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2003 08: Aromatherapy Newsletter August 2003

President’s Letter

Dear Aroma Friends,

July has been a busy month for all of us at Green Valley. It saw the printing of our new book ” Aromatherapy Essentials“, which is now available. The new full colour catalogue with many new products finally went to print and will be mailed out at the beginning of this month. I must acknowledge that all the staff at Green Valley have put their blood, sweat and tears into getting it all together. As we had to have photos of the new products, we decided to take new photos of the staff as well, seeing as the last ones were a little outdated and there have been new additions to our “family”. We had quite a job getting the “perfect” picture with bad hair days, minor eruptions of the facial kind, and, for some, the total dislike of having their picture taken. Despite it all I think we managed quite well, so be sure to check out our new staff photos at the back of the catalogue.

Due to our ever-expanding business, we are planning major renovations. We will be increasing the shipping and production areas and moving the offices to the upper floor of the building. We don’t anticipate any interruptions in business.

It feels strange in this hot July weather, to be thinking about preparing for the Christmas season, but it is constantly being brought up as we consider new products to add for that period. Watch for our Christmas Gift Ideas flyer in October to see what all the excitement is about!

I forgot to mention in my last letter, that our Relay Team the “Tarts 4 Life” participated in the Canadian Cancer Society”s “Walk For Life” in June and we raised over $1200 for Cancer Research. Great fun was had by all and a special thank you goes to Bobbi for her organizational efforts.

Here’s to an exceptional August and be sure to take time to stop and smell the roses.

Barb Greenwood
President & CEO

Aromatherapy is Great for Men Too!

Even though women have a greater number of scent receptors available to them, men can also benefit greatly from the use of essential oils. Whether it is used to help the body relax or wake up, boost the immune system or even act as a natural aphrodisiac, aromatherapy can be one of the most helpful, natural and convenient therapies available.

Our society has typically been structured in such a way as to disallow men their ability to listen to their body”s biological signs. The usual result of such denial is a system crash of major proportion. For some men this crash is a wake up call, reminding them that they are NOT immortal and/or made of steel. They finally understand the necessity of honoring their body’s needs and caring for themselves appropriately.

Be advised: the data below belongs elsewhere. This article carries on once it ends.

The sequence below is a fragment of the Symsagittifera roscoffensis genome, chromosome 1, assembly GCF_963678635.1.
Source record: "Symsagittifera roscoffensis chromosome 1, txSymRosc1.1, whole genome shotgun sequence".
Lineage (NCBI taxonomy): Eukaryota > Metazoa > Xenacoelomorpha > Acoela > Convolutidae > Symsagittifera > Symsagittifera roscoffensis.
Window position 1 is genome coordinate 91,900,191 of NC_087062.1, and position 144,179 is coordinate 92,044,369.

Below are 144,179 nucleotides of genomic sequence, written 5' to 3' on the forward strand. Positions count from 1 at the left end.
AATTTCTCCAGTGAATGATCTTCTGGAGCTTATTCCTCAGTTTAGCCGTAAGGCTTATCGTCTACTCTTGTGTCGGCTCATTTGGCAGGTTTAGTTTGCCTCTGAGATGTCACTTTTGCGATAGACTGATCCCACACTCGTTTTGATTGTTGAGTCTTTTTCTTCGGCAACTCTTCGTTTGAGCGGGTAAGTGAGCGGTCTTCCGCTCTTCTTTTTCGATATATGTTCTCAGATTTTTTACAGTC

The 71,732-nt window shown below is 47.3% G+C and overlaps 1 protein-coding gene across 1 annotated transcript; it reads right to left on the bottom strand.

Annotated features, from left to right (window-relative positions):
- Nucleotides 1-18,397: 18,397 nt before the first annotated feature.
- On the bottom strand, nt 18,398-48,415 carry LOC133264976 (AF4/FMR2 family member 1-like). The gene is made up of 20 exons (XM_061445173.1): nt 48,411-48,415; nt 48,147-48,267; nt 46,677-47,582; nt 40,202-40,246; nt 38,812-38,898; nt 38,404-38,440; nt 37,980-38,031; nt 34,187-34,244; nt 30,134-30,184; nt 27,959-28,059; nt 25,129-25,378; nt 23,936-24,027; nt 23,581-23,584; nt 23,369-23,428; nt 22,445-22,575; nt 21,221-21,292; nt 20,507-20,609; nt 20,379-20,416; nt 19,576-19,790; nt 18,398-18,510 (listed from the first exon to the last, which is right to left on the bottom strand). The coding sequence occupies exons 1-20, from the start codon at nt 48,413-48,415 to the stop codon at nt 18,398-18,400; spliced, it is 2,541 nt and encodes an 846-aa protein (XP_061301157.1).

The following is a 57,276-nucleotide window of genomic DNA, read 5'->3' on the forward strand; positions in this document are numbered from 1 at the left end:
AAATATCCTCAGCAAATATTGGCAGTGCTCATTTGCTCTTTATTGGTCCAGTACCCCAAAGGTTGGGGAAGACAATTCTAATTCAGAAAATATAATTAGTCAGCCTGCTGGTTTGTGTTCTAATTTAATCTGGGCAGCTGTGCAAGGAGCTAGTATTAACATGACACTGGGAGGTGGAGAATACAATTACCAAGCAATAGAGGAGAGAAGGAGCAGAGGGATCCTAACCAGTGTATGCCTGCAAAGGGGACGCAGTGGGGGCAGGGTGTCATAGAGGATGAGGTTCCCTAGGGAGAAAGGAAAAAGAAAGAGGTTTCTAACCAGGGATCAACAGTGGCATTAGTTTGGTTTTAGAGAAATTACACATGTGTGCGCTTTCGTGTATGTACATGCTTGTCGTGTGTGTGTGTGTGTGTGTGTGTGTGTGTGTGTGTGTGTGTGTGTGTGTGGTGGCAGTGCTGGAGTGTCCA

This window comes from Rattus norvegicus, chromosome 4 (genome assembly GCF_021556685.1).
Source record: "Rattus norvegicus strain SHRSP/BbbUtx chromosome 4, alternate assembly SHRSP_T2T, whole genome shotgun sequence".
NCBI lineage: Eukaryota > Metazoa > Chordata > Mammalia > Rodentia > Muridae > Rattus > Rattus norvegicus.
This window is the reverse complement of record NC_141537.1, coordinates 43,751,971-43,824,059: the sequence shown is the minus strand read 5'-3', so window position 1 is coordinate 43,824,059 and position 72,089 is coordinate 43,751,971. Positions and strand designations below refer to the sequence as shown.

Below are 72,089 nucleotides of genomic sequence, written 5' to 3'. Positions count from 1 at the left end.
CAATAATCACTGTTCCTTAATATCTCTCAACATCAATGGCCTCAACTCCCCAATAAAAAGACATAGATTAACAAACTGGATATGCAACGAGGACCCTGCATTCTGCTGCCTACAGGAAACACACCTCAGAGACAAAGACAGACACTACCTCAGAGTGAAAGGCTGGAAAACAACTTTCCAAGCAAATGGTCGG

This usually means a lifestyle overhaul including diet, exercise and stress management techniques. Aromatherapy and essential oils can help with many of these categories, thus the focus of this month”s newsletter.

Here you will find tips and tricks as well as recipes (including what to do with your creations once you’ve made them). While it may feel a little foreign to implement these measures initially, if you can commit to adding aromatherapeutic products into your life for only two weeks, you will find these subtle nuances will be indelibly interwoven into your existence.


“Essentials” for Sports

Ok, so you’ve decided to make the commitment to begin working out in earnest. Good for you! Before you throw yourself behind creating a well muscled physique or running a half marathon, here are a few ways essential oils can help make your transition from flab to fab less painful and more enjoyable!

Before heading off to the gym (or on your run) make up a blend of 10 drops each Eucalyptus essential oil (globulus), Rosemary essential oil and Geranium essential oil. Add this to 60ml of carrier oil and massage into your muscles. This blend can help to reduce inflammation that may be present once you begin the process of utilizing muscles that haven”t been called upon to perform in a long time. It can help improve your circulation, give you a mental boost and bring oxygen back to starving cells.

Once you return from your workout and head into the shower, you may wish to expand on the benefits your previous blend initiated. After a thorough scrubbing to stimulate your skin, and a light toweling off, massage the following blend into the muscles you targeted (tortured) during your workout to help disburse any lactic acid build up and help improve overall circulation. Blend together Eucalyptus essential oil (globulus), Tea Tree essential oil and Rosemary essential oil (10 drops each) and add to 60ml of vegetable oil. This blend is only meant for specific muscles as opposed to a full body massage.

Working out can be difficult enough (especially when you are beginning from scratch!) so why not add some interesting and healthful benefits to your program by utilizing the healing powers of essential oils. What have you got to lose except perhaps, excessively painful muscles?

Oil Profile: Lemongrass essential oil (Cymbopogon citrates)